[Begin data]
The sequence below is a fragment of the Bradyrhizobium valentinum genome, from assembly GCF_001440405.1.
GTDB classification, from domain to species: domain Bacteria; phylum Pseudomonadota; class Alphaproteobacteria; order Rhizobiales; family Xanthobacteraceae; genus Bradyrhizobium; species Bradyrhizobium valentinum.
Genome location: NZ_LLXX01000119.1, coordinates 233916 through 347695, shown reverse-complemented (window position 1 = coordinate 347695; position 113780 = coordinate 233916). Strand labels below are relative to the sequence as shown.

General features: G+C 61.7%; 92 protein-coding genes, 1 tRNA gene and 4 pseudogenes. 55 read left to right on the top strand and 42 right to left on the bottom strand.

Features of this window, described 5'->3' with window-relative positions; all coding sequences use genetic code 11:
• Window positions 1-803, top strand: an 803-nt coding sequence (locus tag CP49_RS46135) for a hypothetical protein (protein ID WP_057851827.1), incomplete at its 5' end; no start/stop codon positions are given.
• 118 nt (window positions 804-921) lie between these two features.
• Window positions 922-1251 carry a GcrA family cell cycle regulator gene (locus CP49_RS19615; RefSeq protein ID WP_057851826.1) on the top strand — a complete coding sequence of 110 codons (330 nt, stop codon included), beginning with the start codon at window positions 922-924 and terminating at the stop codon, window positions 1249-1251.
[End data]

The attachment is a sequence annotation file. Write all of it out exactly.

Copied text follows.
The sequence below is a fragment of the Bradyrhizobium valentinum genome, from assembly GCF_001440405.1.
GTDB classification, from domain to species: domain Bacteria; phylum Pseudomonadota; class Alphaproteobacteria; order Rhizobiales; family Xanthobacteraceae; genus Bradyrhizobium; species Bradyrhizobium valentinum.
Genome location: NZ_LLXX01000119.1, coordinates 233916 through 347695, shown reverse-complemented (window position 1 = coordinate 347695; position 113780 = coordinate 233916). Strand labels below are relative to the sequence as shown.

General features: G+C 61.7%; 92 protein-coding genes, 1 tRNA gene and 4 pseudogenes. 55 read left to right on the top strand and 42 right to left on the bottom strand.

Features of this window, described 5'->3' with window-relative positions; all coding sequences use genetic code 11:
• Window positions 1-803, top strand: an 803-nt coding sequence (locus tag CP49_RS46135) for a hypothetical protein (protein ID WP_057851827.1), incomplete at its 5' end; no start/stop codon positions are given.
• 118 nt (window positions 804-921) lie between these two features.
• Window positions 922-1251 carry a GcrA family cell cycle regulator gene (locus CP49_RS19615; RefSeq protein ID WP_057851826.1) on the top strand — a complete coding sequence of 110 codons (330 nt, stop codon included), beginning with the start codon at window positions 922-924 and terminating at the stop codon, window positions 1249-1251.